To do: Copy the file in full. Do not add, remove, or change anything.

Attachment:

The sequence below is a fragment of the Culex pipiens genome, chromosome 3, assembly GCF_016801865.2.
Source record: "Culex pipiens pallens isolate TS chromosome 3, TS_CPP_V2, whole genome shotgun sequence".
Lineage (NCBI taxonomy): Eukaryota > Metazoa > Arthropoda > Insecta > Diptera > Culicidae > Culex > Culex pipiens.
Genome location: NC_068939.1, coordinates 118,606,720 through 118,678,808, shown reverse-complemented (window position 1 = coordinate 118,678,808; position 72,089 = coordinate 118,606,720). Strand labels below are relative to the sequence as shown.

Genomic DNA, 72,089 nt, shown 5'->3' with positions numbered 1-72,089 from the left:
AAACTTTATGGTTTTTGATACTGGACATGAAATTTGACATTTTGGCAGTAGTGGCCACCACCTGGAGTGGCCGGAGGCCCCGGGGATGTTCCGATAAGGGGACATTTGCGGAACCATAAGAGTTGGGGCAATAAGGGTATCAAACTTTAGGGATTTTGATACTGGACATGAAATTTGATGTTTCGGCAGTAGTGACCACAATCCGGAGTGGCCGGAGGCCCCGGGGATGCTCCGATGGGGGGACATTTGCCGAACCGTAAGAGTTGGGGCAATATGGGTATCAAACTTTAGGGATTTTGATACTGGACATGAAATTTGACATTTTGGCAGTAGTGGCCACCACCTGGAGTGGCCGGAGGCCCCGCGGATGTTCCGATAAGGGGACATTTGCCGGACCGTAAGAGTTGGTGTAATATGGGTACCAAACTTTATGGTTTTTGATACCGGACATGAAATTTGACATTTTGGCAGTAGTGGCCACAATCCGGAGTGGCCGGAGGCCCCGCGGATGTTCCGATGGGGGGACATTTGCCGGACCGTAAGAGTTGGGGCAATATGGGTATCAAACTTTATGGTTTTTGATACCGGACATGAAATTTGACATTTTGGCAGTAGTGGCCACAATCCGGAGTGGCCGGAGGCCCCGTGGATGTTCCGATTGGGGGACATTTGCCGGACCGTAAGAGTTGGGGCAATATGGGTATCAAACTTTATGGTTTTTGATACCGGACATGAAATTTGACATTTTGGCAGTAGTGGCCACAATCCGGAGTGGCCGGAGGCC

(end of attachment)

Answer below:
The sequence below is a fragment of the Culex pipiens genome, chromosome 3, assembly GCF_016801865.2.
Source record: "Culex pipiens pallens isolate TS chromosome 3, TS_CPP_V2, whole genome shotgun sequence".
Lineage (NCBI taxonomy): Eukaryota > Metazoa > Arthropoda > Insecta > Diptera > Culicidae > Culex > Culex pipiens.
Genome location: NC_068939.1, coordinates 118,606,720 through 118,678,808, shown reverse-complemented (window position 1 = coordinate 118,678,808; position 72,089 = coordinate 118,606,720). Strand labels below are relative to the sequence as shown.

Genomic DNA, 72,089 nt, shown 5'->3' with positions numbered 1-72,089 from the left:
AAACTTTATGGTTTTTGATACTGGACATGAAATTTGACATTTTGGCAGTAGTGGCCACCACCTGGAGTGGCCGGAGGCCCCGGGGATGTTCCGATAAGGGGACATTTGCGGAACCATAAGAGTTGGGGCAATAAGGGTATCAAACTTTAGGGATTTTGATACTGGACATGAAATTTGATGTTTCGGCAGTAGTGACCACAATCCGGAGTGGCCGGAGGCCCCGGGGATGCTCCGATGGGGGGACATTTGCCGAACCGTAAGAGTTGGGGCAATATGGGTATCAAACTTTAGGGATTTTGATACTGGACATGAAATTTGACATTTTGGCAGTAGTGGCCACCACCTGGAGTGGCCGGAGGCCCCGCGGATGTTCCGATAAGGGGACATTTGCCGGACCGTAAGAGTTGGTGTAATATGGGTACCAAACTTTATGGTTTTTGATACCGGACATGAAATTTGACATTTTGGCAGTAGTGGCCACAATCCGGAGTGGCCGGAGGCCCCGCGGATGTTCCGATGGGGGGACATTTGCCGGACCGTAAGAGTTGGGGCAATATGGGTATCAAACTTTATGGTTTTTGATACCGGACATGAAATTTGACATTTTGGCAGTAGTGGCCACAATCCGGAGTGGCCGGAGGCCCCGTGGATGTTCCGATTGGGGGACATTTGCCGGACCGTAAGAGTTGGGGCAATATGGGTATCAAACTTTATGGTTTTTGATACCGGACATGAAATTTGACATTTTGGCAGTAGTGGCCACAATCCGGAGTGGCCGGAGGCC